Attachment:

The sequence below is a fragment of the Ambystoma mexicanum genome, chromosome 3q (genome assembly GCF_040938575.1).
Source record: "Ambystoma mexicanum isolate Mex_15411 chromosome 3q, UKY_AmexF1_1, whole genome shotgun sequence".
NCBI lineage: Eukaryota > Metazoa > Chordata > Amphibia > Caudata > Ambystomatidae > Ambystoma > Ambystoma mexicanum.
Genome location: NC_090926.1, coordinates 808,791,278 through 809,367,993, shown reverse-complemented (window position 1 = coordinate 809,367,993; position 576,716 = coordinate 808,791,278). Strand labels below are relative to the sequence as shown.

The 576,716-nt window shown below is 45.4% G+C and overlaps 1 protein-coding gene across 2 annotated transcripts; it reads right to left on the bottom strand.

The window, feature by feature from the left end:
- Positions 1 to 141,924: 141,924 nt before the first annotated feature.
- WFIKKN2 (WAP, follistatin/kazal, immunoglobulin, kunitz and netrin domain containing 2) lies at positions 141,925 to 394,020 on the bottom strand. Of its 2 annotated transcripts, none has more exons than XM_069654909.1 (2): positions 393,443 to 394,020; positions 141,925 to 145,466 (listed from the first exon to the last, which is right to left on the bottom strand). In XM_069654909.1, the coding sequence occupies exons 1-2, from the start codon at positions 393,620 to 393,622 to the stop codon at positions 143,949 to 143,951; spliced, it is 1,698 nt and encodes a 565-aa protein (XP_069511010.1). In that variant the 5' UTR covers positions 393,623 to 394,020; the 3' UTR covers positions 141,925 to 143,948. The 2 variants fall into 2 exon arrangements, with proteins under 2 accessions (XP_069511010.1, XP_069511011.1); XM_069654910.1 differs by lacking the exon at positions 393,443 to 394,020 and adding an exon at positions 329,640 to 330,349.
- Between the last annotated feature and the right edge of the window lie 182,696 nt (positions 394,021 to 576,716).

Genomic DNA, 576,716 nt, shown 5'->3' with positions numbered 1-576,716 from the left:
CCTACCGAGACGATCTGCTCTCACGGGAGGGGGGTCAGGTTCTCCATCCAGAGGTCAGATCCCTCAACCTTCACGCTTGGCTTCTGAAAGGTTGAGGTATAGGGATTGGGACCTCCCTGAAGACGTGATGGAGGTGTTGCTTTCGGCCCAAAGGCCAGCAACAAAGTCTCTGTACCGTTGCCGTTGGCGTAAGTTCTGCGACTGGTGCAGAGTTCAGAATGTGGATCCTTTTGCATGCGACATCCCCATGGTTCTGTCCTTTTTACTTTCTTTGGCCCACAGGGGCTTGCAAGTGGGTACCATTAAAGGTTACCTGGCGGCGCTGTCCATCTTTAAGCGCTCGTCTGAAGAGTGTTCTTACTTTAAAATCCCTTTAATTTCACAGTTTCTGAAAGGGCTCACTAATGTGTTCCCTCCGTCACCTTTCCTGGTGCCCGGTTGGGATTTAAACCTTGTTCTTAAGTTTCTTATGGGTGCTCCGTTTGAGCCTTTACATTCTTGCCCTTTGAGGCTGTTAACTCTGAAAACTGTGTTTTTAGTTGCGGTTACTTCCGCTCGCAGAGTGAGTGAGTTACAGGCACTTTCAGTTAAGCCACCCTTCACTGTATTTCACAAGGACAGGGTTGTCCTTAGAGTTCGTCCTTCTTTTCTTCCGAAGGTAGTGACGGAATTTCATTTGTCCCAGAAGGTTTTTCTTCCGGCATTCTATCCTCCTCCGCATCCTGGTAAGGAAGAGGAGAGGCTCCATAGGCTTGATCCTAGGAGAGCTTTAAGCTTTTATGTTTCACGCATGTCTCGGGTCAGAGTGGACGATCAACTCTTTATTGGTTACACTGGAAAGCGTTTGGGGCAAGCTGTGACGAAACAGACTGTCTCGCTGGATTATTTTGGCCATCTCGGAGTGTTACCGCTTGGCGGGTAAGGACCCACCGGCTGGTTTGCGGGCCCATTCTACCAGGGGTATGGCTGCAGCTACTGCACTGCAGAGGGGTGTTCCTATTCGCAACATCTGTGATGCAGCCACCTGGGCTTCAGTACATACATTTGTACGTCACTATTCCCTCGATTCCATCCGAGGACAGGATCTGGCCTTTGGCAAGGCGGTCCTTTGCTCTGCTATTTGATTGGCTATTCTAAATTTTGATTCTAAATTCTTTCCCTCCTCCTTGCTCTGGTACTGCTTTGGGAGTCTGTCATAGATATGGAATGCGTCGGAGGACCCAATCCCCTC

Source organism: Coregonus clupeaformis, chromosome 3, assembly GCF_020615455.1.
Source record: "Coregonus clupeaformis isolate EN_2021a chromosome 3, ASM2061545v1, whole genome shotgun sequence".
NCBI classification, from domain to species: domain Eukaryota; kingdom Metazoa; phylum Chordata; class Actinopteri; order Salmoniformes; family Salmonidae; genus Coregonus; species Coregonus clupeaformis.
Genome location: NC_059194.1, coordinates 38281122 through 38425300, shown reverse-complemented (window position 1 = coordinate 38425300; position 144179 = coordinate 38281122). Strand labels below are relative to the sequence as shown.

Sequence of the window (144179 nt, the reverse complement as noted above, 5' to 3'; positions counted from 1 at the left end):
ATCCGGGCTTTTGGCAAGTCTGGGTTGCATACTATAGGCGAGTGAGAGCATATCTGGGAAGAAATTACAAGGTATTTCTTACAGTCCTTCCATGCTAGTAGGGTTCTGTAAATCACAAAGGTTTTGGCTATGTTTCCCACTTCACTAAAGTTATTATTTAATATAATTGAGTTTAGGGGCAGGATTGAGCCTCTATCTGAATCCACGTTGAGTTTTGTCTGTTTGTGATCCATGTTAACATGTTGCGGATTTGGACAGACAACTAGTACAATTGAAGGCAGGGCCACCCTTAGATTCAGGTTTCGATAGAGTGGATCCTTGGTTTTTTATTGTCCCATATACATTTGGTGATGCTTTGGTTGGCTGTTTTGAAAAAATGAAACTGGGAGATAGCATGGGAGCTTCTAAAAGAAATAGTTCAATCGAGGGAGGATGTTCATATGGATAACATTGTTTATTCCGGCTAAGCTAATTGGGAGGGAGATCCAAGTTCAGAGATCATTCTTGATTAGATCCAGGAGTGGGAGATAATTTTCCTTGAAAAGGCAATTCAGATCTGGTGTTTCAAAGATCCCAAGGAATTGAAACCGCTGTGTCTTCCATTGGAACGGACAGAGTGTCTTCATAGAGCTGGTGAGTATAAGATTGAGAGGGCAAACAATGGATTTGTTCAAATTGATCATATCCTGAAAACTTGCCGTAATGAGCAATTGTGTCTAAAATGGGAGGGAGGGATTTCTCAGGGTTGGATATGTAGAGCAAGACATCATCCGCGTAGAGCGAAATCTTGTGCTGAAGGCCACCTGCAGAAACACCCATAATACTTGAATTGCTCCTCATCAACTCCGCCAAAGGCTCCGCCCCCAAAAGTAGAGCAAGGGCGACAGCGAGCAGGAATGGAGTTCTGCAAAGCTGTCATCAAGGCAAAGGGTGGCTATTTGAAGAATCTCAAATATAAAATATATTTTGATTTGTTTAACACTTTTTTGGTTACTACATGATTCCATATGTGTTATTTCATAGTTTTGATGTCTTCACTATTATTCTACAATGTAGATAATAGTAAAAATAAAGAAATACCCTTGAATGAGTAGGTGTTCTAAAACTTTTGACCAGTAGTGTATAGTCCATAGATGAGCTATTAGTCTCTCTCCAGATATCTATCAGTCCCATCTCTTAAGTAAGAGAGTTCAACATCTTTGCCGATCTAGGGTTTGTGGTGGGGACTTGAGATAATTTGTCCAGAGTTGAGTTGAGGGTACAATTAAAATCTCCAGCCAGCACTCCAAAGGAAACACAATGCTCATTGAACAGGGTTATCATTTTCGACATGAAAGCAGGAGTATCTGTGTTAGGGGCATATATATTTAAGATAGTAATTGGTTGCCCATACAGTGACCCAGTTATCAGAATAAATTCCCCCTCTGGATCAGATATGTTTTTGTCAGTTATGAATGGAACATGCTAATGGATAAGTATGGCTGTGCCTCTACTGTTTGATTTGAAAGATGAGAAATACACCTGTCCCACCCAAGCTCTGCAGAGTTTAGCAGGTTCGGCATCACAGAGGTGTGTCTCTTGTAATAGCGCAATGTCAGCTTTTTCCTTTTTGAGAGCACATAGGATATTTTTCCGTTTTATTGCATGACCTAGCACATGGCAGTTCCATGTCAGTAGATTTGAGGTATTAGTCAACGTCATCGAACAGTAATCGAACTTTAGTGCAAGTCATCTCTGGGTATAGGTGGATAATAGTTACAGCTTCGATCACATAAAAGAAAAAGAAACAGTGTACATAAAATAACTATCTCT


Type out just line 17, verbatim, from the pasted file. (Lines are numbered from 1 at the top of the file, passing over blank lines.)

ATCCGGGCTTTTGGCAAGTCTGGGTTGCATACTATAGGCGAGTGAGAGCATATCTGGGAAGAAATTACAAGGTATTTCTTACAGTCCTTCCATGCTAGTAGGGTTCTGTAAATCACAAAGGTTTTGGCTATGTTTCCCACTTCACTAAAGTTATTATTTAATATAATTGAGTTTAGGGGCAGGATTGAGCCTCTATCTGAATCCACGTTGAGTTTTGTCTGTTTGTGATCCATGTTAACATGTTGCGGATTTGGACAGACAACTAGTACAATTGAAGGCAGGGCCACCCTTAGATTCAGGTTTCGATAGAGTGGATCCTTGGTTTTTTATTGTCCCATATACATTTGGTGATGCTTTGGTTGGCTGTTTTGAAAAAATGAAACTGGGAGATAGCATGGGAGCTTCTAAAAGAAATAGTTCAATCGAGGGAGGATGTTCATATGGATAACATTGTTTATTCCGGCTAAGCTAATTGGGAGGGAGATCCAAGTTCAGAGATCATTCTTGATTAGATCCAGGAGTGGGAGATAATTTTCCTTGAAAAGGCAATTCAGATCTGGTGTTTCAAAGATCCCAAGGAATTGAAACCGCTGTGTCTTCCATTGGAACGGACAGAGTGTCTTCATAGAGCTGGTGAGTATAAGATTGAGAGGGCAAACAATGGATTTGTTCAAATTGATCATATCCTGAAAACTTGCCGTAATGAGCAATTGTGTCTAAAATGGGAGGGAGGGATTTCTCAGGGTTGGATATGTAGAGCAAGACATCATCCGCGTAGAGCGAAATCTTGTGCTGAAGGCCACCTGCAGAAACACCCATAATACTTGAATTGCTCCTCATCAACTCCGCCAAAGGCTCCGCCCCCAAAAGTAGAGCAAGGGCGACAGCGAGCAGGAATGGAGTTCTGCAAAGCTGTCATCAAGGCAAAGGGTGGCTATTTGAAGAATCTCAAATATAAAATATATTTTGATTTGTTTAACACTTTTTTGGTTACTACATGATTCCATATGTGTTATTTCATAGTTTTGATGTCTTCACTATTATTCTACAATGTAGATAATAGTAAAAATAAAGAAATACCCTTGAATGAGTAGGTGTTCTAAAACTTTTGACCAGTAGTGTATAGTCCATAGATGAGCTATTAGTCTCTCTCCAGATATCTATCAGTCCCATCTCTTAAGTAAGAGAGTTCAACATCTTTGCCGATCTAGGGTTTGTGGTGGGGACTTGAGATAATTTGTCCAGAGTTGAGTTGAGGGTACAATTAAAATCTCCAGCCAGCACTCCAAAGGAAACACAATGCTCATTGAACAGGGTTATCATTTTCGACATGAAAGCAGGAGTATCTGTGTTAGGGGCATATATATTTAAGATAGTAATTGGTTGCCCATACAGTGACCCAGTTATCAGAATAAATTCCCCCTCTGGATCAGATATGTTTTTGTCAGTTATGAATGGAACATGCTAATGGATAAGTATGGCTGTGCCTCTACTGTTTGATTTGAAAGATGAGAAATACACCTGTCCCACCCAAGCTCTGCAGAGTTTAGCAGGTTCGGCATCACAGAGGTGTGTCTCTTGTAATAGCGCAATGTCAGCTTTTTCCTTTTTGAGAGCACATAGGATATTTTTCCGTTTTATTGCATGACCTAGCACATGGCAGTTCCATGTCAGTAGATTTGAGGTATTAGTCAACGTCATCGAACAGTAATCGAACTTTAGTGCAAGTCATCTCTGGGTATAGGTGGATAATAGTTACAGCTTCGATCACATAAAAGAAAAAGAAACAGTGTACATAAAATAACTATCTCT